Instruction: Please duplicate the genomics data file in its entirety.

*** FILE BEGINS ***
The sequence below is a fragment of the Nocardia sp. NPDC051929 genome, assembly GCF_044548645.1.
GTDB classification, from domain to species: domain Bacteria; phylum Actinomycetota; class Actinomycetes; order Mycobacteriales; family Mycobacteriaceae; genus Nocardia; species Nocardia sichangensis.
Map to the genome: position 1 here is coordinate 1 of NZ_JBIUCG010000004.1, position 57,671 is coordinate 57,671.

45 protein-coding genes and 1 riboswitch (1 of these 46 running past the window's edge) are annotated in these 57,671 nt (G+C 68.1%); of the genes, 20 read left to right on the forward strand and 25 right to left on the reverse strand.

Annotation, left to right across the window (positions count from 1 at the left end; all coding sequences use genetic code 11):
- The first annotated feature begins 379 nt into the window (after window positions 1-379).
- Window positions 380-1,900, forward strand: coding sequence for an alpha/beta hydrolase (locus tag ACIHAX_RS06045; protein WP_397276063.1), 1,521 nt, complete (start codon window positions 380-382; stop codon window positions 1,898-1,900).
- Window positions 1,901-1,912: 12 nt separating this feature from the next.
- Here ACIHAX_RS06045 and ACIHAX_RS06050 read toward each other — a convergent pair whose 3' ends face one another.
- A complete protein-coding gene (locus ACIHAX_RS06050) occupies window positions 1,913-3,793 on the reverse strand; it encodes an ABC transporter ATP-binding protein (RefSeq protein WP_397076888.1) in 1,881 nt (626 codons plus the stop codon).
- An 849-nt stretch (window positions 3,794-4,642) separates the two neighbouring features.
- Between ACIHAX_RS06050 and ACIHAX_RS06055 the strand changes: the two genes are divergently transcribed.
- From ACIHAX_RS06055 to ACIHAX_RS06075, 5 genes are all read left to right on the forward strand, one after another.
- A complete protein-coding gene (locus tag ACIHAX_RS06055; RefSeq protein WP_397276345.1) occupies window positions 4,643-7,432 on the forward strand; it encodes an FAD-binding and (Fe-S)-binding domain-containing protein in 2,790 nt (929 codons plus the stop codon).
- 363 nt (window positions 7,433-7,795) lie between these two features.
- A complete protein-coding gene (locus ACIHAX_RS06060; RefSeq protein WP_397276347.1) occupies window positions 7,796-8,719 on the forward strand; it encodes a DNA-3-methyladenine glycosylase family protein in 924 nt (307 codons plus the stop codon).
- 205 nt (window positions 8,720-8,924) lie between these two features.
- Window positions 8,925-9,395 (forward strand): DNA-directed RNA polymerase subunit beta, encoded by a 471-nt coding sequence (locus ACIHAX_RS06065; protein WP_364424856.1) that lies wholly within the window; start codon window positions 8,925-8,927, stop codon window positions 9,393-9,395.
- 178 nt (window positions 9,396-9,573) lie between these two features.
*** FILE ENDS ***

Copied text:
The sequence below is a fragment of the Nocardia sp. NPDC051929 genome, assembly GCF_044548645.1.
GTDB classification, from domain to species: domain Bacteria; phylum Actinomycetota; class Actinomycetes; order Mycobacteriales; family Mycobacteriaceae; genus Nocardia; species Nocardia sichangensis.
Map to the genome: position 1 here is coordinate 1 of NZ_JBIUCG010000004.1, position 57,671 is coordinate 57,671.

45 protein-coding genes and 1 riboswitch (1 of these 46 running past the window's edge) are annotated in these 57,671 nt (G+C 68.1%); of the genes, 20 read left to right on the forward strand and 25 right to left on the reverse strand.

Annotation, left to right across the window (positions count from 1 at the left end; all coding sequences use genetic code 11):
- The first annotated feature begins 379 nt into the window (after window positions 1-379).
- Window positions 380-1,900, forward strand: coding sequence for an alpha/beta hydrolase (locus tag ACIHAX_RS06045; protein WP_397276063.1), 1,521 nt, complete (start codon window positions 380-382; stop codon window positions 1,898-1,900).
- Window positions 1,901-1,912: 12 nt separating this feature from the next.
- Here ACIHAX_RS06045 and ACIHAX_RS06050 read toward each other — a convergent pair whose 3' ends face one another.
- A complete protein-coding gene (locus ACIHAX_RS06050) occupies window positions 1,913-3,793 on the reverse strand; it encodes an ABC transporter ATP-binding protein (RefSeq protein WP_397076888.1) in 1,881 nt (626 codons plus the stop codon).
- An 849-nt stretch (window positions 3,794-4,642) separates the two neighbouring features.
- Between ACIHAX_RS06050 and ACIHAX_RS06055 the strand changes: the two genes are divergently transcribed.
- From ACIHAX_RS06055 to ACIHAX_RS06075, 5 genes are all read left to right on the forward strand, one after another.
- A complete protein-coding gene (locus tag ACIHAX_RS06055; RefSeq protein WP_397276345.1) occupies window positions 4,643-7,432 on the forward strand; it encodes an FAD-binding and (Fe-S)-binding domain-containing protein in 2,790 nt (929 codons plus the stop codon).
- 363 nt (window positions 7,433-7,795) lie between these two features.
- A complete protein-coding gene (locus ACIHAX_RS06060; RefSeq protein WP_397276347.1) occupies window positions 7,796-8,719 on the forward strand; it encodes a DNA-3-methyladenine glycosylase family protein in 924 nt (307 codons plus the stop codon).
- 205 nt (window positions 8,720-8,924) lie between these two features.
- Window positions 8,925-9,395 (forward strand): DNA-directed RNA polymerase subunit beta, encoded by a 471-nt coding sequence (locus ACIHAX_RS06065; protein WP_364424856.1) that lies wholly within the window; start codon window positions 8,925-8,927, stop codon window positions 9,393-9,395.
- 178 nt (window positions 9,396-9,573) lie between these two features.